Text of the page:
Our Dear Doctors
Dr. Rajasekar, our Director of Medicine (and Financial Reporting), has a post graduate degree in surgery from Madras Veterinary College, one of the finest in India. He has evolved into an accomplished clinician and surgeon. The Government Veterinary Hospital sends its large animals needing operations to him. People come from far away to have their animals treated here. He gives and gives of himself. 24/7.
He works seven days a week, and as often as not is treating an emergency case at night. Buddhists would call him a bodhisattva. He holds nothing back in his efforts to lift suffering. Thousands of people love this guy. He is so, so quiet. You never hear him talk about any of the exceptional things he actually does. You never see him loose patience. There's a deep stillness and purity in him. The animals pick it up right away, and surrender to him as he examines and treats them. Leslie sometimes calls him Schweitzer, after Albert Schweitzer the famous philanthropist. He and Vishwa are the two pillars of our beloved Shelter.
Really good veterinarians are difficult to find. The market is extremely tight. We're very, very fortunate to have our second veterinarian, Dr. Kamala. She, too, is a top graduate of the Madras Veterinary College. She has an open Heart, which the animals pick up right away. And is a good, caring clinician. Often when Dr. Rajasekar is in surgery she has to carry the full load of the clinic. She is a blessing for us. At the writing of this little note she has been with us six months. May she stay forever.
We presently have specialists coming several times a month to do ABC Sterilizations, which allows our staff doctors to concentrate on the clinic and our in-patients.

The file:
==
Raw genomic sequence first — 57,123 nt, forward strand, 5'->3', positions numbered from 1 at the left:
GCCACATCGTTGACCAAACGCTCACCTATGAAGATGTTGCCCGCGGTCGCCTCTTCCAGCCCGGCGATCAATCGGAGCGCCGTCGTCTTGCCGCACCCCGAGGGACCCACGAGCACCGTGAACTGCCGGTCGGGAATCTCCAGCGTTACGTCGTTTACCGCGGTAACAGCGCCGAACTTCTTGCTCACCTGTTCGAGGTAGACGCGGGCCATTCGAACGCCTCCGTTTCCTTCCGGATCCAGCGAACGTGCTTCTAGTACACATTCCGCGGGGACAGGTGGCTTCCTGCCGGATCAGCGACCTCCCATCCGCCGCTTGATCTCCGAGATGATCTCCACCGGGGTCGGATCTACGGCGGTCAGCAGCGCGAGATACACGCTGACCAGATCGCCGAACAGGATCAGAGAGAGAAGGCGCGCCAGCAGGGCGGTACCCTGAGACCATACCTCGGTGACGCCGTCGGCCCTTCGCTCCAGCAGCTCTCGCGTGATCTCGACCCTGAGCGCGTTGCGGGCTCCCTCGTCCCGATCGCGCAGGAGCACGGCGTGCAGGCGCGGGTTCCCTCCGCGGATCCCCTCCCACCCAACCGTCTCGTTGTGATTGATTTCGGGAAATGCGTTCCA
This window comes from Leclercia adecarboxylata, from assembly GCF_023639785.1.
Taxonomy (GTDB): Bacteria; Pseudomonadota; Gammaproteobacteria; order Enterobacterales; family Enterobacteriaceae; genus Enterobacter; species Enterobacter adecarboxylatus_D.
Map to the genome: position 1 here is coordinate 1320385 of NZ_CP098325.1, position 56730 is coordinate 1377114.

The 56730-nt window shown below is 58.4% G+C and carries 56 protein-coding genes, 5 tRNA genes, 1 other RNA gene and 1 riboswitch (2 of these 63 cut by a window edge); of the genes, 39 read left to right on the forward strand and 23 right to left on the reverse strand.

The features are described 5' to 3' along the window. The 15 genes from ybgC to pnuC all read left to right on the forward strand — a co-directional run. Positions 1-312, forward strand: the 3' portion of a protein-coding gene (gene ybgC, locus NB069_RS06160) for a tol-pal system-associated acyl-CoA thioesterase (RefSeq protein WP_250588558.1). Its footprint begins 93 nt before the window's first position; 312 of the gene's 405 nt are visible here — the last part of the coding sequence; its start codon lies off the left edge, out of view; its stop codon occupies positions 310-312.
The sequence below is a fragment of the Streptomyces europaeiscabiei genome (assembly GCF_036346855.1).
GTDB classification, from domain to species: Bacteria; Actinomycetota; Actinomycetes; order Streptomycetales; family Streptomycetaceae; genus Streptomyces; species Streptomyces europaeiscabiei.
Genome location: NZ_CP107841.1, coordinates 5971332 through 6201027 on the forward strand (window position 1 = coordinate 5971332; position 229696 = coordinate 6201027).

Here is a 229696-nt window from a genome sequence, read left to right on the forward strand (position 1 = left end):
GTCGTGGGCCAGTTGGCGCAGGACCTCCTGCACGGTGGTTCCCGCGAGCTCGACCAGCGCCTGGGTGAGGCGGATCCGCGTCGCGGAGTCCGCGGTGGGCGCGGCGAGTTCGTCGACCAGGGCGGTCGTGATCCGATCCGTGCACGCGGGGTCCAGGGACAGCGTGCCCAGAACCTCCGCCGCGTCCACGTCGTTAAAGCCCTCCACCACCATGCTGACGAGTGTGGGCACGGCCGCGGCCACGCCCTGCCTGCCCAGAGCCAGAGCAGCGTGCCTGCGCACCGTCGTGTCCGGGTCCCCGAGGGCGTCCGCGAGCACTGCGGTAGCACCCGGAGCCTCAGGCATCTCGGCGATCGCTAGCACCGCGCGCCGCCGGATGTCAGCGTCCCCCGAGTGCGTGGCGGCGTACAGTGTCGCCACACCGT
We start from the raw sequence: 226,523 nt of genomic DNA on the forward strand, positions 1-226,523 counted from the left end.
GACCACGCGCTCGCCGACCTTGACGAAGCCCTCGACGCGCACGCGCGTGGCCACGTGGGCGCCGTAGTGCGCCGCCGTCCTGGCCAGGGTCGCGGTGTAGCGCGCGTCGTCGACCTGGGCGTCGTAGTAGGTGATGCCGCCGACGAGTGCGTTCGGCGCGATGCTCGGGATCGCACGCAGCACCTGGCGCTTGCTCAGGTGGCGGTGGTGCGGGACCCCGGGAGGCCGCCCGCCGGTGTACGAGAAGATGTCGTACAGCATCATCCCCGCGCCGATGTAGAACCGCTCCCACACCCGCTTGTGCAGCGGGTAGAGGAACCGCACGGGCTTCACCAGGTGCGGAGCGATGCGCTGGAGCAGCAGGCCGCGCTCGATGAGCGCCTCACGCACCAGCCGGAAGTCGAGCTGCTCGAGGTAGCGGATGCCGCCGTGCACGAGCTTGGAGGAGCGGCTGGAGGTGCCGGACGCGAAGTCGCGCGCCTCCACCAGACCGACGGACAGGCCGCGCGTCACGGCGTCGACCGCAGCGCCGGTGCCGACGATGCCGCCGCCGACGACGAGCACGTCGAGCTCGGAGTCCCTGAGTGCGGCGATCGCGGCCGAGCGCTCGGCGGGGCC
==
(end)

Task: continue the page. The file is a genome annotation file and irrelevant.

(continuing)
In situations where Dr. Raja feels additional medical input would be helpful, he has a whole series of "backup" consultants he can contact who offer their input, gratis. Within India, he sometimes contacts doctors at Madras Veterinary College (also, sometimes Mumbai Veterinary College). He has contact with an outstanding clinical practitioner in Pune that has three clinics, whose specialty is internal medicine. Another one he tends to use has forty years of clinical experience with small animals.
And he has other doctors with whom he consults from time to time. Several are experienced in alternative medical treatments. If he has cases that require specializations that have not yet evolved in India, he has connections in the U.S. that he moves towards. Dermatologists, anesthesiologists, cardiologists, oncologists, etc. In the U.S. small animals as pets have been popular for decades and there are millions of them. Consequently, the demand for small animal specialties has fully developed. In India, this is just beginning. But in the years to come these specialties will probably be offered in Indian veterinary colleges also.